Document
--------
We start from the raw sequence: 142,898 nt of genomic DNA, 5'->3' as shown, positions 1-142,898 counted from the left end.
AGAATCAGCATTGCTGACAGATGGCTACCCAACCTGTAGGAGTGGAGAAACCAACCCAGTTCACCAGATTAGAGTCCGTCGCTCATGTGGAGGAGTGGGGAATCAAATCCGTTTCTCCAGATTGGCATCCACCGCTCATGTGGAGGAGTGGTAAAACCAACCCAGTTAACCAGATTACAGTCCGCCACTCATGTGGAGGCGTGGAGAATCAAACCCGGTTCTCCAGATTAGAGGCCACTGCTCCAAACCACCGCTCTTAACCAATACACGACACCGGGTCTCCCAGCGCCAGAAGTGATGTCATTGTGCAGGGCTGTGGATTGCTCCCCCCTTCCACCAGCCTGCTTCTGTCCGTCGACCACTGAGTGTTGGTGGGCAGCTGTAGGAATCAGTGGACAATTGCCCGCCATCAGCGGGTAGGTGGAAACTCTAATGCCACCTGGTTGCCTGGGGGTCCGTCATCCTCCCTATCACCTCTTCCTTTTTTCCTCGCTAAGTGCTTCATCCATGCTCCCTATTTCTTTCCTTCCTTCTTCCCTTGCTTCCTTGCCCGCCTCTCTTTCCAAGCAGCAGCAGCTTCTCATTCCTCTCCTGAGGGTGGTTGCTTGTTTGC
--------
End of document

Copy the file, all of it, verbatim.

We start from the raw sequence: 142,898 nt of genomic DNA, 5'->3' as shown, positions 1-142,898 counted from the left end.
AGAATCAGCATTGCTGACAGATGGCTACCCAACCTGTAGGAGTGGAGAAACCAACCCAGTTCACCAGATTAGAGTCCGTCGCTCATGTGGAGGAGTGGGGAATCAAATCCGTTTCTCCAGATTGGCATCCACCGCTCATGTGGAGGAGTGGTAAAACCAACCCAGTTAACCAGATTACAGTCCGCCACTCATGTGGAGGCGTGGAGAATCAAACCCGGTTCTCCAGATTAGAGGCCACTGCTCCAAACCACCGCTCTTAACCAATACACGACACCGGGTCTCCCAGCGCCAGAAGTGATGTCATTGTGCAGGGCTGTGGATTGCTCCCCCCTTCCACCAGCCTGCTTCTGTCCGTCGACCACTGAGTGTTGGTGGGCAGCTGTAGGAATCAGTGGACAATTGCCCGCCATCAGCGGGTAGGTGGAAACTCTAATGCCACCTGGTTGCCTGGGGGTCCGTCATCCTCCCTATCACCTCTTCCTTTTTTCCTCGCTAAGTGCTTCATCCATGCTCCCTATTTCTTTCCTTCCTTCTTCCCTTGCTTCCTTGCCCGCCTCTCTTTCCAAGCAGCAGCAGCTTCTCATTCCTCTCCTGAGGGTGGTTGCTTGTTTGC